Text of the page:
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UK researchers hail 'exciting' new asthma therapy discovery

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UK researchers claim they may have discovered a new way to tackle life-threatening asthma exacerbations. 

A study, which sought to explain why the common cold could bring on life-threatening asthma attacks, has been hailed as an “exciting” potential development in the treatment of the chronic illness.

A team from the Medical Research Council and Asthma UK Centre in Allergic Mechanisms of Asthma at Imperial College London and King’s College London, has identified a possible sequence of biological events that could trigger these attacks.

“This research, although still at an early stage, could potentially lead to the development of new medicines to prevent life-threatening asthma attacks”

Samantha Walker

They have confirmed that a small molecule – called IL-25 – may play a key role in the effects of rhinoviruses , which are the main cause of the common cold, on asthmatics.

The hope is that if scientists can target and block IL-25, this will stop the cascade of events and potentially produce a much greater therapeutic effect.

Joint study author Dr Nathan Bartlett, an honorary lecturer at the National Heart and Lung Institute, Imperial College London, said: “Our research has shown for the first time that the cells that line the airways of asthmatics are more prone to producing a small molecule called IL-25, which then appears to trigger a chain of events that causes attacks.

Imperial College

Nathan Bartlett

“By targeting this molecule at the top of the cascade, we could potentially discover a much-needed new treatment to control this potentially life-threatening reaction in asthma sufferers,” he said.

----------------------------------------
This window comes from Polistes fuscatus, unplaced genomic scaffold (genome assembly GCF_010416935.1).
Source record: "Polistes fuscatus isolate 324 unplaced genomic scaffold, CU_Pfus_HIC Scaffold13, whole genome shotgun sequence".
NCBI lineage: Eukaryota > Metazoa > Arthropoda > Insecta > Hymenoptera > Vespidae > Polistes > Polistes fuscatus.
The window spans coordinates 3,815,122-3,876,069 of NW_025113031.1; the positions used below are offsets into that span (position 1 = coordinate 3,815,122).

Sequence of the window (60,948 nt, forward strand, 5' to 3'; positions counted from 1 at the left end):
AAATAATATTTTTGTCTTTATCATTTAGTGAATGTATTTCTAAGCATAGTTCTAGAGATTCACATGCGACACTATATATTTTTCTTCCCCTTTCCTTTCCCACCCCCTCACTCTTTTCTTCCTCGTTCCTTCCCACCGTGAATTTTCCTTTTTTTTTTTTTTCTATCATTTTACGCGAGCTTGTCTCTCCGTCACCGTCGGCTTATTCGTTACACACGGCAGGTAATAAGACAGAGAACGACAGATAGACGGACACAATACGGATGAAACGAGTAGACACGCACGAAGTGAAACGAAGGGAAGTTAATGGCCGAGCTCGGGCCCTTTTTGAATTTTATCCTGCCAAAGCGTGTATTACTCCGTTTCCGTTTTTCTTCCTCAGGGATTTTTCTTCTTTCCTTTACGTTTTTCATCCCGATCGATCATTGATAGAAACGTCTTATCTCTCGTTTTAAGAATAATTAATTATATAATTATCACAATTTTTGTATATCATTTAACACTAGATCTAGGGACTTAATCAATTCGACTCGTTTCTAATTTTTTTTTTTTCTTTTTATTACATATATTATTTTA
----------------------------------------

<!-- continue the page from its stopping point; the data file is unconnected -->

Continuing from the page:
The team compared cells taken from the lungs of asthmatics to cells from healthy volunteers and demonstrated that, when infected with a rhinovirus, asthmatic lung cells produced around 10-fold higher levels of IL-25.

Tests also included simulating asthma in mice which suggested that finding ways to try and block IL-25 could be a target for possible treatments to prevent asthma attacks.

The study findings have been published in the journal Science Translational Medicine.

Asthma attacks remain a huge healthcare problem. There are 235 million people who suffer from asthma worldwide and asthma is the most common noncommunicable disease among children, according to the World Health Organization.

There are 5.4 million people in the UK receiving treatment for asthma - that is one in every 12 adults and one in every 11 children.

The next steps are to test blocking IL-25 in humans, and to investigate other possible pathways that could be important in asthma attacks and pool this knowledge to develop effective treatments, according to joint study author Professor Sebastian Johnston, from the National Heart and Lung Institute at Imperial College London.

He said: “Existing medication containing inhaled steroids are highly effective at controlling regular asthma symptoms, but during an attack the symptoms worsen and can lead to the patient going to hospital.

“This new study provides exciting results about potential ways to address this big unmet medical need,” he added.

Dr Samantha Walker, research and policy director at Asthma UK, said: “Excitingly, this research, although still at an early stage, could potentially lead to the development of new medicines to prevent life-threatening asthma attacks.

“Years of research underfunding means that asthma still remains a relative mystery and the millions of people with asthma need more studies like this to bring us one step closer to new treatments,” she said.

“Promisingly, we now have new technologies, talented asthma scientists and international collaborations, with the potential to make life-changing discoveries about asthma,” she added.

 

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Readers' comments (1)

  • When reading this article I saw that the words 'healthy' and 'healthcare' form links to further information. Hovering my cursor over these links caused a hair treatment advert to play. I consider this practice to be inappropriate, manipulative and unethical for obvious reasons. Also, as a male I feel that it borders on sexism. I appreciate the free access to this web based journal and the need to generate income to support this. However, there has to be a more satisfactory and less offensive way to do it!

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